OBJECTIVES: There are two objectives: (1) Examine quality of life (QoL) and mood between chronic prostatitis/chronic pelvic pain syndrome (CP/CPPS) patients and spouses over a 2-year period; (2) Longitudinally assess CP/CPPS patient pain, disability, and pain catastrophizing over a 2-year period.
METHODS: Forty-four CP/CPPS diagnosed men and their spouses participated. Patients completed demographics, QoL, depression, anxiety, pain, disability, and catastrophizing across the study. Spouses completed QoL, depression, and anxiety. Patients/spouses were not different in education, but patients were older (49 years; SD = 9.56). The average symptom duration was 8.68 (SD = 7.61). Couples were married or common law, and majority of patients were employed. Due to attrition, approximately 21 couples provided analyzable data.
RESULTS: Patients and spouses physical QoL did not statistically differ over time from one another, and both increased over the study period. Mental QoL increased over time, but patients reported lower QoL. Patients reported more depression and anxiety, but both measures remained stable over time for spouses and patients. Finally, patient only analyses showed that disability did decrease over time from a high at 6 months, but pain and catastrophizing showed stability over the 2 years.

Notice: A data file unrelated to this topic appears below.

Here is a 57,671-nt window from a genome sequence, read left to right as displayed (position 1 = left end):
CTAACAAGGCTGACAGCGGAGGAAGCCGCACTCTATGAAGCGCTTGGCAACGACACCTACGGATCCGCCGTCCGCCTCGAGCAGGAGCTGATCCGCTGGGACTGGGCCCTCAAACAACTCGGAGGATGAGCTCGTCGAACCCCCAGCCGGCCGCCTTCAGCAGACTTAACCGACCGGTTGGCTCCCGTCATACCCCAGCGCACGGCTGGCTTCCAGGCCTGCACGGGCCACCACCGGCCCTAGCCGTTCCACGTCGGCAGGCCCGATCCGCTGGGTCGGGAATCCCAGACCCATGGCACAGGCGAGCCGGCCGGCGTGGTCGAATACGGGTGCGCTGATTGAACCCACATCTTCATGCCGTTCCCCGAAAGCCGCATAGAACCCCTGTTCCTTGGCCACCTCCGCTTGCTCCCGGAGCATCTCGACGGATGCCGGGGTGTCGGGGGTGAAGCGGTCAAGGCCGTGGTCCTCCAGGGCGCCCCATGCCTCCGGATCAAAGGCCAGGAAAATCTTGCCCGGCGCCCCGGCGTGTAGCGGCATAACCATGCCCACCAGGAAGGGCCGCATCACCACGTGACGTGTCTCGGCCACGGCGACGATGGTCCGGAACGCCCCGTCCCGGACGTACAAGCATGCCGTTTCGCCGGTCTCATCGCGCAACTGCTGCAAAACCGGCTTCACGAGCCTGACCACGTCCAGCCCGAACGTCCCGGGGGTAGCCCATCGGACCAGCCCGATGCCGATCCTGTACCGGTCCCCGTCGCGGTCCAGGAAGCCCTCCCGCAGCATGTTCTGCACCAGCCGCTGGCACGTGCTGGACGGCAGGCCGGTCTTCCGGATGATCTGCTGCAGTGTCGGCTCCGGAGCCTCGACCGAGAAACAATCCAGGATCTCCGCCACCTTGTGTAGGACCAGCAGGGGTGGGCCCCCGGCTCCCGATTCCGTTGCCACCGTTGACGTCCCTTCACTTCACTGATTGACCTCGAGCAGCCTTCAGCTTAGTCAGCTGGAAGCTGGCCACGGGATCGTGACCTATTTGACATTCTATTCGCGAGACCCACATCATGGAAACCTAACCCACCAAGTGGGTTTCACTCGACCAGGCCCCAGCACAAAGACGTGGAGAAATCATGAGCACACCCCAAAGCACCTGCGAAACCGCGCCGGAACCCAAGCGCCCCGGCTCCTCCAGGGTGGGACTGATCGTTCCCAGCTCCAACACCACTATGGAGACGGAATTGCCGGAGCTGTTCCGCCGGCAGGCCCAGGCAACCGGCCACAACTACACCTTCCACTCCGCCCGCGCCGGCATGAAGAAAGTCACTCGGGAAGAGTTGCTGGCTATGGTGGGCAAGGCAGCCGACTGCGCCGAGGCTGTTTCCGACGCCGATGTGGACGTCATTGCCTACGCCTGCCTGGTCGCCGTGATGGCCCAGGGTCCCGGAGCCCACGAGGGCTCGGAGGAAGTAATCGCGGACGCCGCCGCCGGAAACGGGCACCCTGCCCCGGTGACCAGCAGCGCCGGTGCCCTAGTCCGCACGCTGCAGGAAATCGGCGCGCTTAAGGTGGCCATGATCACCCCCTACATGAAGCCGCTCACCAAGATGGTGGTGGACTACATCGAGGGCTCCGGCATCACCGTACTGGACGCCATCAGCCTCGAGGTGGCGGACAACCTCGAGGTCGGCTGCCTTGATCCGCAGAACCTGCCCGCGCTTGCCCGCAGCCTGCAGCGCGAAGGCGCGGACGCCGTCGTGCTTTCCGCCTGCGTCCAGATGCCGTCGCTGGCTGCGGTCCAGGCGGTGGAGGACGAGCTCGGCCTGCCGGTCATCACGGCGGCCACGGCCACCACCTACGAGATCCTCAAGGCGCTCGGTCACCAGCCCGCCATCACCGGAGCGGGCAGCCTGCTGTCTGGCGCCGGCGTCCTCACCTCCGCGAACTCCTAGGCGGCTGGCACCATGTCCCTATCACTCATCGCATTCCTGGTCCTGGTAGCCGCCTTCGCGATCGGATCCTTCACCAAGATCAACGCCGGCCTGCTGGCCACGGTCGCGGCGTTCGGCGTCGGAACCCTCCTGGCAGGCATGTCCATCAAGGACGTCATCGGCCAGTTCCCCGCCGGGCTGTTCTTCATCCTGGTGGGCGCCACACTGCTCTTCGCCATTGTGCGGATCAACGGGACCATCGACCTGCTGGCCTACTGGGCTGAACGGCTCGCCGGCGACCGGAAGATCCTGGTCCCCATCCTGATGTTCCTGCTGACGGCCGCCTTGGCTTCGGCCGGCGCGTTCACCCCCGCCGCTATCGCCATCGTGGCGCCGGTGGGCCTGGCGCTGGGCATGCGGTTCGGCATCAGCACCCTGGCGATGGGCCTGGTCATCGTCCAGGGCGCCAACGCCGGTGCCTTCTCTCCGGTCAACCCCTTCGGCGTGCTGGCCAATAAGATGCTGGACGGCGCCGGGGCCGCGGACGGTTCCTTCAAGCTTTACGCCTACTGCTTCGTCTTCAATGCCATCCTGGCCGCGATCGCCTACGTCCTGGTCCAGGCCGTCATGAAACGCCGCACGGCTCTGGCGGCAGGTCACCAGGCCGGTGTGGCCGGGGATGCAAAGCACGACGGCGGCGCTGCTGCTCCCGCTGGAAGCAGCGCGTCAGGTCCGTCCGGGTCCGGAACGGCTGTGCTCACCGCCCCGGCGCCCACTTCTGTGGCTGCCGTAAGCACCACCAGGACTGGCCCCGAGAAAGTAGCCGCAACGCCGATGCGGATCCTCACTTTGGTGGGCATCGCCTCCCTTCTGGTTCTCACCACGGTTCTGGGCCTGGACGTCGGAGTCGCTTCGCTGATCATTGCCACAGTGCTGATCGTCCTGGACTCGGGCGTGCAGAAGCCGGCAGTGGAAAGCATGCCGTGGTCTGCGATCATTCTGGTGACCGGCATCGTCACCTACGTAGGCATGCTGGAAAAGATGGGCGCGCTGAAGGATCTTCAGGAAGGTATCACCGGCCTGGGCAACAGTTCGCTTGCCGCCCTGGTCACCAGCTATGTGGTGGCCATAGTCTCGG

CONCLUSIONS: Patients reported worse mental QoL, depression, and anxiety compared to spouses, and spouses reported significant stable levels of depression and anxiety similar to patients. Further, patient catastrophizing, pain, and disability did not reduce over the 2-year assessment period. These results provide further impetus for the development and implementation of mental health strategies alongside continued medical efforts in couples suffering from CP/CPPS.
Tripp DA, Nickel JC, Shoskes D, Koljuskov A. Are you the author?
Departments of Psychology, Anesthesiology and Urology, Queen's University, Humphrey Hall, 62 Arch Street, Kingston, ON, K7L 3N6, Canada.
Reference: World J Urol. 2013 Apr 9. Epub ahead of print.